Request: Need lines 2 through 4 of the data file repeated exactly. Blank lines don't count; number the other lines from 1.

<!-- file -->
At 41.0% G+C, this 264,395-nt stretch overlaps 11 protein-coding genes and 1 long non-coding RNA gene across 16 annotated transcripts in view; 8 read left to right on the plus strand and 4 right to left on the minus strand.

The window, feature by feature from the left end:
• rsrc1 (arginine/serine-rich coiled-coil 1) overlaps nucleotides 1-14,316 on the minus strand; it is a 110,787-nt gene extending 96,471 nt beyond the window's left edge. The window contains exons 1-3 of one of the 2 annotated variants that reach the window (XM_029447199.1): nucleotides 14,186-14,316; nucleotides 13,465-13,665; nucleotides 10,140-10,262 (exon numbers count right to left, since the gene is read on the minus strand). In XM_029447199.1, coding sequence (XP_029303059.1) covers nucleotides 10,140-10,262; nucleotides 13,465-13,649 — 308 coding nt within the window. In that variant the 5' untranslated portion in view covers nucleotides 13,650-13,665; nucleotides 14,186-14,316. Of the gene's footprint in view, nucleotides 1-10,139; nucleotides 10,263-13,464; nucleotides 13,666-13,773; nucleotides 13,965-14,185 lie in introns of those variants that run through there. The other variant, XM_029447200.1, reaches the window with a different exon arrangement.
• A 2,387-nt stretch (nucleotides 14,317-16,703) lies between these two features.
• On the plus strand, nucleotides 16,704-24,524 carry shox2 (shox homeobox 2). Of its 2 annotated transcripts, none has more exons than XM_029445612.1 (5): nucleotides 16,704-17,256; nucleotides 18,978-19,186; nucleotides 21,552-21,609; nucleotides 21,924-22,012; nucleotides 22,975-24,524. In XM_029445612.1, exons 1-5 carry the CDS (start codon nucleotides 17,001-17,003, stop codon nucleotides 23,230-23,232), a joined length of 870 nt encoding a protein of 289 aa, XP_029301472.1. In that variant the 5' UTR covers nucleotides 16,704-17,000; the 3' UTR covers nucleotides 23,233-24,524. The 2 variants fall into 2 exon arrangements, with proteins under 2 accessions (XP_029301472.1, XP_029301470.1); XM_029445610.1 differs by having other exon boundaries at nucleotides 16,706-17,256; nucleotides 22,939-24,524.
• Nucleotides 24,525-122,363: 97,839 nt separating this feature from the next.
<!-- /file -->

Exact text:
The window, feature by feature from the left end:
• rsrc1 (arginine/serine-rich coiled-coil 1) overlaps nucleotides 1-14,316 on the minus strand; it is a 110,787-nt gene extending 96,471 nt beyond the window's left edge. The window contains exons 1-3 of one of the 2 annotated variants that reach the window (XM_029447199.1): nucleotides 14,186-14,316; nucleotides 13,465-13,665; nucleotides 10,140-10,262 (exon numbers count right to left, since the gene is read on the minus strand). In XM_029447199.1, coding sequence (XP_029303059.1) covers nucleotides 10,140-10,262; nucleotides 13,465-13,649 — 308 coding nt within the window. In that variant the 5' untranslated portion in view covers nucleotides 13,650-13,665; nucleotides 14,186-14,316. Of the gene's footprint in view, nucleotides 1-10,139; nucleotides 10,263-13,464; nucleotides 13,666-13,773; nucleotides 13,965-14,185 lie in introns of those variants that run through there. The other variant, XM_029447200.1, reaches the window with a different exon arrangement.
• A 2,387-nt stretch (nucleotides 14,317-16,703) lies between these two features.